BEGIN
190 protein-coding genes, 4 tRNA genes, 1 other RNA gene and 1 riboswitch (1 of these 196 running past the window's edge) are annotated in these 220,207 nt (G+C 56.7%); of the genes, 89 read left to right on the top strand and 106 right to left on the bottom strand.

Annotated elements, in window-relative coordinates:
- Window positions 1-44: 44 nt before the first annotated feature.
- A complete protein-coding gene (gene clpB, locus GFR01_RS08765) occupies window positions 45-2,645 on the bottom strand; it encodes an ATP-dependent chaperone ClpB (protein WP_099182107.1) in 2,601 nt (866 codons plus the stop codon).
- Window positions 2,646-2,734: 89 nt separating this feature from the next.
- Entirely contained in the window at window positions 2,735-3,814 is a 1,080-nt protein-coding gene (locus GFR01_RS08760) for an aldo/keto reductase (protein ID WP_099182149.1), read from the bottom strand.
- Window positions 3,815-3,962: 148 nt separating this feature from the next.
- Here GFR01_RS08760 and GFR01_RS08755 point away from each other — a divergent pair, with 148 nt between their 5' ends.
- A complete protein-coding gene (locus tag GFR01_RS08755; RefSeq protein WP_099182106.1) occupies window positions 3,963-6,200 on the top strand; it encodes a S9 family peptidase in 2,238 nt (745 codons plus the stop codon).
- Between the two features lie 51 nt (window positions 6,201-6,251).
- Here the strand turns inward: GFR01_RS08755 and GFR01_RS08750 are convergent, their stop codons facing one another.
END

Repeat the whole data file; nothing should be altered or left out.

190 protein-coding genes, 4 tRNA genes, 1 other RNA gene and 1 riboswitch (1 of these 196 running past the window's edge) are annotated in these 220,207 nt (G+C 56.7%); of the genes, 89 read left to right on the top strand and 106 right to left on the bottom strand.

Annotated elements, in window-relative coordinates:
- Window positions 1-44: 44 nt before the first annotated feature.
- A complete protein-coding gene (gene clpB, locus GFR01_RS08765) occupies window positions 45-2,645 on the bottom strand; it encodes an ATP-dependent chaperone ClpB (protein WP_099182107.1) in 2,601 nt (866 codons plus the stop codon).
- Window positions 2,646-2,734: 89 nt separating this feature from the next.
- Entirely contained in the window at window positions 2,735-3,814 is a 1,080-nt protein-coding gene (locus GFR01_RS08760) for an aldo/keto reductase (protein ID WP_099182149.1), read from the bottom strand.
- Window positions 3,815-3,962: 148 nt separating this feature from the next.
- Here GFR01_RS08760 and GFR01_RS08755 point away from each other — a divergent pair, with 148 nt between their 5' ends.
- A complete protein-coding gene (locus tag GFR01_RS08755; RefSeq protein WP_099182106.1) occupies window positions 3,963-6,200 on the top strand; it encodes a S9 family peptidase in 2,238 nt (745 codons plus the stop codon).
- Between the two features lie 51 nt (window positions 6,201-6,251).
- Here the strand turns inward: GFR01_RS08755 and GFR01_RS08750 are convergent, their stop codons facing one another.